what's-mine-is-mine-what's-yours-is-vetoed strategy, and of the Coleman team's
failure to counter it.
The process is not over yet, since the state court decision in effect kicked
the can down the road. The candidates can revisit these issues by contesting
the legal validity of the election under state law -- which Mr. Coleman's team
did last week.
But as matters stand now, the Minnesota recount is a legal train wreck. The
result, a narrow Franken lead, is plainly invalid. Just as in Bush v. Gore,
the recount has involved "unequal evaluation of ballots in several respect"
and failed to provide "minimal procedural safeguards" of equal treatment of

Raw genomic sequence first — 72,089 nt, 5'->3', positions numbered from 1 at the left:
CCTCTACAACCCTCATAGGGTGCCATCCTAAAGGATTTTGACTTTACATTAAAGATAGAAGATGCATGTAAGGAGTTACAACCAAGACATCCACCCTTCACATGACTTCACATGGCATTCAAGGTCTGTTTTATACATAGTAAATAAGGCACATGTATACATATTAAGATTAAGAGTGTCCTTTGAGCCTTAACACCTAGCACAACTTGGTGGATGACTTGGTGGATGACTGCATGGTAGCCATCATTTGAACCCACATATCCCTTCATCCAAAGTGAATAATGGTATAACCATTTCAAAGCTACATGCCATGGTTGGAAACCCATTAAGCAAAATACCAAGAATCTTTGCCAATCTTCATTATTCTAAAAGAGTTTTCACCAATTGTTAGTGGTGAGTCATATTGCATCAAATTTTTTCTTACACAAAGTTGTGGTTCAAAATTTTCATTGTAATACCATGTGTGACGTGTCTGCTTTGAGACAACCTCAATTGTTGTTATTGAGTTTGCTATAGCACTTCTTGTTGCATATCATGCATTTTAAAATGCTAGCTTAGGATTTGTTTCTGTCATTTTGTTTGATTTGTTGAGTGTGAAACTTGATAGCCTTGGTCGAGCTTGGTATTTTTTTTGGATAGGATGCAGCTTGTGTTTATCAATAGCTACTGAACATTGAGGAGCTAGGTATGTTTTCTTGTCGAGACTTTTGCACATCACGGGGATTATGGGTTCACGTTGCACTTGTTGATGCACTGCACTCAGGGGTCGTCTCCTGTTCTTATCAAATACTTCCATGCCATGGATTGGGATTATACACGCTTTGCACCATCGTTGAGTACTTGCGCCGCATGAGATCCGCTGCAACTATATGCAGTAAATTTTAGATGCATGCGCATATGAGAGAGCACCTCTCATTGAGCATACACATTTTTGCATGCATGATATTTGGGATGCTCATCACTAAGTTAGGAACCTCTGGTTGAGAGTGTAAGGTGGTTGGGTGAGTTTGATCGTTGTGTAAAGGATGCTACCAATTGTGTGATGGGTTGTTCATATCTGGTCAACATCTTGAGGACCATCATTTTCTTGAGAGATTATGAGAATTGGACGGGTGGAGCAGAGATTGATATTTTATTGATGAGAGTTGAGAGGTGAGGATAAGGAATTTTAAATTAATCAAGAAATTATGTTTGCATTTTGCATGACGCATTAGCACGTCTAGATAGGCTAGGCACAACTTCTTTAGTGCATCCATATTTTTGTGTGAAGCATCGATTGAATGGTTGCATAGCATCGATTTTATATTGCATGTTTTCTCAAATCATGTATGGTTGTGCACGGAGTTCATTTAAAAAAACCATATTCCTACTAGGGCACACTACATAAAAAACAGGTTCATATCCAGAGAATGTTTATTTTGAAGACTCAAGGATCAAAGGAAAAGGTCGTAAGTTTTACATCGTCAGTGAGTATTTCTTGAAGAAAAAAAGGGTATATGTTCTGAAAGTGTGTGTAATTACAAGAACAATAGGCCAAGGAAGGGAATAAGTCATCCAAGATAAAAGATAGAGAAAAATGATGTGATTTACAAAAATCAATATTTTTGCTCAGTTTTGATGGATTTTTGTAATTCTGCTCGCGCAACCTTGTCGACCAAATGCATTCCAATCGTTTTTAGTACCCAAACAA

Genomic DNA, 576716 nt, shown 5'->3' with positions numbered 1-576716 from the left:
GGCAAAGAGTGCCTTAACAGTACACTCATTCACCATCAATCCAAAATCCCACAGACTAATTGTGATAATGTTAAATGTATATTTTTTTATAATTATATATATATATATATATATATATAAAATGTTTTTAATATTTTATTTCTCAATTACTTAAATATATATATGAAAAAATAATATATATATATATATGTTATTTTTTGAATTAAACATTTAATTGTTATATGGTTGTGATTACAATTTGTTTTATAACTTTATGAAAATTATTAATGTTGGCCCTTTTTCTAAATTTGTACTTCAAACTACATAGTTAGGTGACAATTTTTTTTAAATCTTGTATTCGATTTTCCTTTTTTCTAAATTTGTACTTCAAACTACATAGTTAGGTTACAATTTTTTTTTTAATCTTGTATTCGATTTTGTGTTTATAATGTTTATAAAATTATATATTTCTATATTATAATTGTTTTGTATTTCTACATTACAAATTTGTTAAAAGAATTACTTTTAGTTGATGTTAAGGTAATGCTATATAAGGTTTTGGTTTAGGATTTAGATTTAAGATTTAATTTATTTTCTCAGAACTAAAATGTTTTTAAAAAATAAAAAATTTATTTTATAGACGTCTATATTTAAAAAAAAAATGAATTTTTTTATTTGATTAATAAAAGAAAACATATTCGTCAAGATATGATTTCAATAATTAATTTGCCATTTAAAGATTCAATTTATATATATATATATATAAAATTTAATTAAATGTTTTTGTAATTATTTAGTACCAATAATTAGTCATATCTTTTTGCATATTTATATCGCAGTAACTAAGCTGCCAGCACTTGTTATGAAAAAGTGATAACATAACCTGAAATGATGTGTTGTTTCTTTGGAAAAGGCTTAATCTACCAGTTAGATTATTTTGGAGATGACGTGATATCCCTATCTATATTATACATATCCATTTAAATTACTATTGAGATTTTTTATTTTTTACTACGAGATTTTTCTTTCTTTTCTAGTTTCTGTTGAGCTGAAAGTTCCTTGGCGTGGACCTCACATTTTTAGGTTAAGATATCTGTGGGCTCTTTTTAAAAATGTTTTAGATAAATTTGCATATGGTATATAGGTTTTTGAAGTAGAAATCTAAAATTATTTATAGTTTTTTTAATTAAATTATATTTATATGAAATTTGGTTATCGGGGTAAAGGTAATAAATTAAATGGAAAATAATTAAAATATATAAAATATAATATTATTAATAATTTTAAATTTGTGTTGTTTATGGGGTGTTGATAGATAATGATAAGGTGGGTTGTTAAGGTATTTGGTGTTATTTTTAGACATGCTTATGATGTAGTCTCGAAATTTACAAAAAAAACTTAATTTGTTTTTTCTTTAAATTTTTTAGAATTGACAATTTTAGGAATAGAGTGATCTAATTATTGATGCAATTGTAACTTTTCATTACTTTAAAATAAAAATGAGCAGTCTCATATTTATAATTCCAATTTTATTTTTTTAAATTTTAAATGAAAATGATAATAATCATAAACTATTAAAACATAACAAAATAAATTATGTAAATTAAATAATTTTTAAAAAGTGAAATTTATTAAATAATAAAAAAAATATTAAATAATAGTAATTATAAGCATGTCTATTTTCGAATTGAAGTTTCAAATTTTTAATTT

all ballots. Legally, it does not matter which candidate benefited from all
these differences in treatment. (Mr. Franken did.) The different treatment
makes the results not only unreliable (and suspicious), but unconstitutional.
What is the remedy? Unlike Bush v. Gore, there is no looming national
deadline. Minnesota can take its time and do things right.
This means two things: First, the process must conform to Minnesota election
law. Second, it must conform to Bush v. Gore. Whatever standards Minnesota
uses must be applied uniformly, consistently, and under clear standards not
admitting of local variation. Discrepancies between machine counts and hand
recounts, and between numbers of recorded votes and signed-in voters, however
resolved, must be resolved the same way throughout the state.
The standards for evaluating rejected absentee ballots likewise must be
uniform, with decisions made according to legal standards, not by partisan